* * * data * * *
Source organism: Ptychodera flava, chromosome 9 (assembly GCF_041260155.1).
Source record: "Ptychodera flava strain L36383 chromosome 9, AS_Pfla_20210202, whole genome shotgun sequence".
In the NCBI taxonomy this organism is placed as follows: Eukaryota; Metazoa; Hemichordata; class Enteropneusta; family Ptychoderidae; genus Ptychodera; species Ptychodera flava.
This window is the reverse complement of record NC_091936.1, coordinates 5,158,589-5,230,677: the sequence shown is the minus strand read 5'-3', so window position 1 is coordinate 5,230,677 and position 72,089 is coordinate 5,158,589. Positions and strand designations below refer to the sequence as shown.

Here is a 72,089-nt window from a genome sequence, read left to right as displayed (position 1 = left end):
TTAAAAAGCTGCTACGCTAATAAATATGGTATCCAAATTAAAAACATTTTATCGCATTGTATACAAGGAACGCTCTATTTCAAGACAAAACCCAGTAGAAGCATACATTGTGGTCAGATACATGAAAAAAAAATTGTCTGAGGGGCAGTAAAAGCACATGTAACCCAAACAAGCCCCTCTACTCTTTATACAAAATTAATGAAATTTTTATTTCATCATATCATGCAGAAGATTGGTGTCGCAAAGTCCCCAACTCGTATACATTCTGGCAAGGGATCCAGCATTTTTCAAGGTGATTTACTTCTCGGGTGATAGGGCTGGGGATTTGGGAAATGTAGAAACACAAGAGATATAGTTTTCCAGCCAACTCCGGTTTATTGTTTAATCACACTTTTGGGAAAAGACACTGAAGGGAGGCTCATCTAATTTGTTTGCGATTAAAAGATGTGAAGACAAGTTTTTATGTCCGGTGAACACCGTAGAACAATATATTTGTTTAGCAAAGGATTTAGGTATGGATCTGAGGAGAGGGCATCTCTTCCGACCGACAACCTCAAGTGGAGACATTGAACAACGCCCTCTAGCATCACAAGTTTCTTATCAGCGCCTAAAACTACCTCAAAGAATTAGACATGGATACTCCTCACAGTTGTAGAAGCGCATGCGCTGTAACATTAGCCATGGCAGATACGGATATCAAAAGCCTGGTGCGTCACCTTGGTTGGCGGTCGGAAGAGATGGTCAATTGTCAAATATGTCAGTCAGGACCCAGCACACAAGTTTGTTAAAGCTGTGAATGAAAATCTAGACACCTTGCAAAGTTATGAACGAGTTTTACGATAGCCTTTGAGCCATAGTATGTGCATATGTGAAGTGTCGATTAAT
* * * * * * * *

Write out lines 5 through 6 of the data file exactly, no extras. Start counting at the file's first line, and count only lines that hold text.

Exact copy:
Here is a 72,089-nt window from a genome sequence, read left to right as displayed (position 1 = left end):
TTAAAAAGCTGCTACGCTAATAAATATGGTATCCAAATTAAAAACATTTTATCGCATTGTATACAAGGAACGCTCTATTTCAAGACAAAACCCAGTAGAAGCATACATTGTGGTCAGATACATGAAAAAAAAATTGTCTGAGGGGCAGTAAAAGCACATGTAACCCAAACAAGCCCCTCTACTCTTTATACAAAATTAATGAAATTTTTATTTCATCATATCATGCAGAAGATTGGTGTCGCAAAGTCCCCAACTCGTATACATTCTGGCAAGGGATCCAGCATTTTTCAAGGTGATTTACTTCTCGGGTGATAGGGCTGGGGATTTGGGAAATGTAGAAACACAAGAGATATAGTTTTCCAGCCAACTCCGGTTTATTGTTTAATCACACTTTTGGGAAAAGACACTGAAGGGAGGCTCATCTAATTTGTTTGCGATTAAAAGATGTGAAGACAAGTTTTTATGTCCGGTGAACACCGTAGAACAATATATTTGTTTAGCAAAGGATTTAGGTATGGATCTGAGGAGAGGGCATCTCTTCCGACCGACAACCTCAAGTGGAGACATTGAACAACGCCCTCTAGCATCACAAGTTTCTTATCAGCGCCTAAAACTACCTCAAAGAATTAGACATGGATACTCCTCACAGTTGTAGAAGCGCATGCGCTGTAACATTAGCCATGGCAGATACGGATATCAAAAGCCTGGTGCGTCACCTTGGTTGGCGGTCGGAAGAGATGGTCAATTGTCAAATATGTCAGTCAGGACCCAGCACACAAGTTTGTTAAAGCTGTGAATGAAAATCTAGACACCTTGCAAAGTTATGAACGAGTTTTACGATAGCCTTTGAGCCATAGTATGTGCATATGTGAAGTGTCGATTAAT